Wednesday, August 31, 2005

Rising oil costs: still nothing to worry about

The following is adapted from what I sent to the Life, Liberty, Property blog community mailing list. It's in response to Anarchangel's entry A New Hostage Crisis.

I've written a couple of blog entries on oil prices. Since I commute via train from Westchester to Manhattan, I haven't been to the pump in two weeks. But even if I drove regularly, I wouldn't be worried about the overall American economy.

Nobody can afford "high-priced" gasoline?

What to do about the price of oil?

There is indeed a lot of market pessimism about both crude and gasoline supplies, and I expect prices to settle back down in a few months. Now, even at "catastrophic" prices, rationality will have to set in sometime. Speculators will eventually realize that they've pushed prices higher than what is worthwhile to them, and the market will correct itself naturally. It's very much a two-edged sword: those banking on higher oil prices, and so far successfully, have that much further to fall. Every generation seems to need such a lesson.

Chinese and Indian demand will keep prices higher for the foreseeable future, not likely at current levels, but higher than we were accustomed to until a couple of years ago. After all, China's demand for oil has doubled in the last decade. But the Chinese are very smart, investing in Albertan tar-sand operations as well as offering to buy PetroKazakhstan (Canadian-owned). I talked about that here (and why China looking out for its oil interests will benefit the United States).

The greatest panic would still not be a problem, because the price system will do what it's supposed to do: allocate oil and gasoline (or any resource) to whoever values them the most. Say that gasoline hit $4 per gallon, prompting me to cancel plans to drive upstate for the weekend. That means more diesel (since there will be more crude available to be refined into diesel instead of gasoline) is available for trucking companies who do value it at $4. Meanwhile the higher prices will encourage oil companies to find new sources of oil that were previously not feasible. Both will push prices back down to an equilibrium point. Now let's apply this to the global market for crude. "Lemming speculators" might be following the hype, and they might just be paying higher than they ought to. Nonetheless, they're willing to pay a premium to ensure their share of the market, and by definition they still can afford to pay the higher prices. It's not inherently a bad thing.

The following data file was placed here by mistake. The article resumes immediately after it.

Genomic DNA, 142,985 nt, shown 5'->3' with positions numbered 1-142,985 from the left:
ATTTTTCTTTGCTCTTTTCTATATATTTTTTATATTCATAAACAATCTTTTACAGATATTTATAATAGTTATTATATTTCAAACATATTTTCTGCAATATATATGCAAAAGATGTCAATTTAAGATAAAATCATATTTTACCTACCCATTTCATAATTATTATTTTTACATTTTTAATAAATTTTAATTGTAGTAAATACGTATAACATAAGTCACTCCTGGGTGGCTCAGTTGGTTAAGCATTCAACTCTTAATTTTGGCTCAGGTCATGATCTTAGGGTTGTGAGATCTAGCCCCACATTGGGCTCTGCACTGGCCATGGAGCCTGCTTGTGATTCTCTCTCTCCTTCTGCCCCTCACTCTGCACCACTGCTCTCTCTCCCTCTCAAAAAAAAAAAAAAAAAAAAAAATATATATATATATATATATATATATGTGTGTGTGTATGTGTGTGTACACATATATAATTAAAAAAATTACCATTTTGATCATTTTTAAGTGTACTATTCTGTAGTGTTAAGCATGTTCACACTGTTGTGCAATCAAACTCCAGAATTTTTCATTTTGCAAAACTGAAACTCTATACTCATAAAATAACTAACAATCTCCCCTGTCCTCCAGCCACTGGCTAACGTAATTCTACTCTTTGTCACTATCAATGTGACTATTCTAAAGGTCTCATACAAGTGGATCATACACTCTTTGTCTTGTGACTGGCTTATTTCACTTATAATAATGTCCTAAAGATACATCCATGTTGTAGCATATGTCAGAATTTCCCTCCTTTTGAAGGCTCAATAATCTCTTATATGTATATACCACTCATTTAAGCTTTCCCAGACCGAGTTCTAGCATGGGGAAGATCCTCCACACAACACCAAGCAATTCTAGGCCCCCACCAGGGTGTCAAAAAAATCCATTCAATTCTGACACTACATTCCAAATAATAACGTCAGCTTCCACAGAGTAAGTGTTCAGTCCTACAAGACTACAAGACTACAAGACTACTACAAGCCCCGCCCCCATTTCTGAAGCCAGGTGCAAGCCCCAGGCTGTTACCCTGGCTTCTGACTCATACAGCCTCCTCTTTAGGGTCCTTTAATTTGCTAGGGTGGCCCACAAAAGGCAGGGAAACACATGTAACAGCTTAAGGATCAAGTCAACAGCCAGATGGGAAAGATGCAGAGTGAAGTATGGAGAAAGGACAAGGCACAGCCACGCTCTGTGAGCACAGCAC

Americans have already been purchasing more fuel-efficient vehicles while cutting back on unnecessary driving, and they're even learning to slow down on the freeway (trading fuel for time). If oil got really high, more will start carpooling. So the price of gasoline may be increasing, but Americans are cutting back on their individual gasoline usage, so their individual fuel costs are increasing at a slower rate. Ah yes, let's not forget heating oil: many here in the northeast will keep the thermometer down a degree or two during the upcoming winter. They hope not to pay too much than before, which leaves more oil available for others who value it more. See how the price system forces conservation far more effectively than any legislation (let alone environmentalist campaign)? It's true you'll pay a higher price to use a scarce resource, but the point is that you won't run out of it.